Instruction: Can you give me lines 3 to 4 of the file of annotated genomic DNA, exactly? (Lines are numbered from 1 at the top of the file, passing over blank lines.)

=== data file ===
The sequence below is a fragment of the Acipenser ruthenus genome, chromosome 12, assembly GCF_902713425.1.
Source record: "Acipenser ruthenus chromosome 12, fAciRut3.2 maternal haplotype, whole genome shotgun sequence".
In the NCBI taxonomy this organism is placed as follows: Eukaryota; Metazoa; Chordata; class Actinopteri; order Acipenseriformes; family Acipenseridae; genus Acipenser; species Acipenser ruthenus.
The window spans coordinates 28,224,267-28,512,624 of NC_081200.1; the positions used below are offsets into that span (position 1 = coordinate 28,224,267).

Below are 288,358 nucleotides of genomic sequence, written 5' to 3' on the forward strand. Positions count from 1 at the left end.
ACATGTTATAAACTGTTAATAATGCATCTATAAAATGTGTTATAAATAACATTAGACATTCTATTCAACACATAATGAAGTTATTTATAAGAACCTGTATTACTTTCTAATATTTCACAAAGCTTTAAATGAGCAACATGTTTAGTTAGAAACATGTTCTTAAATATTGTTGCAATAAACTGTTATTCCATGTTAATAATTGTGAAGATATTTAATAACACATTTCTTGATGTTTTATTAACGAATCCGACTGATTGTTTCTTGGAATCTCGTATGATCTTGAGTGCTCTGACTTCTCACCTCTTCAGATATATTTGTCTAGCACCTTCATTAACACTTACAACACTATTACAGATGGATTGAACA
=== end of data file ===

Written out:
In the NCBI taxonomy this organism is placed as follows: Eukaryota; Metazoa; Chordata; class Actinopteri; order Acipenseriformes; family Acipenseridae; genus Acipenser; species Acipenser ruthenus.
The window spans coordinates 28,224,267-28,512,624 of NC_081200.1; the positions used below are offsets into that span (position 1 = coordinate 28,224,267).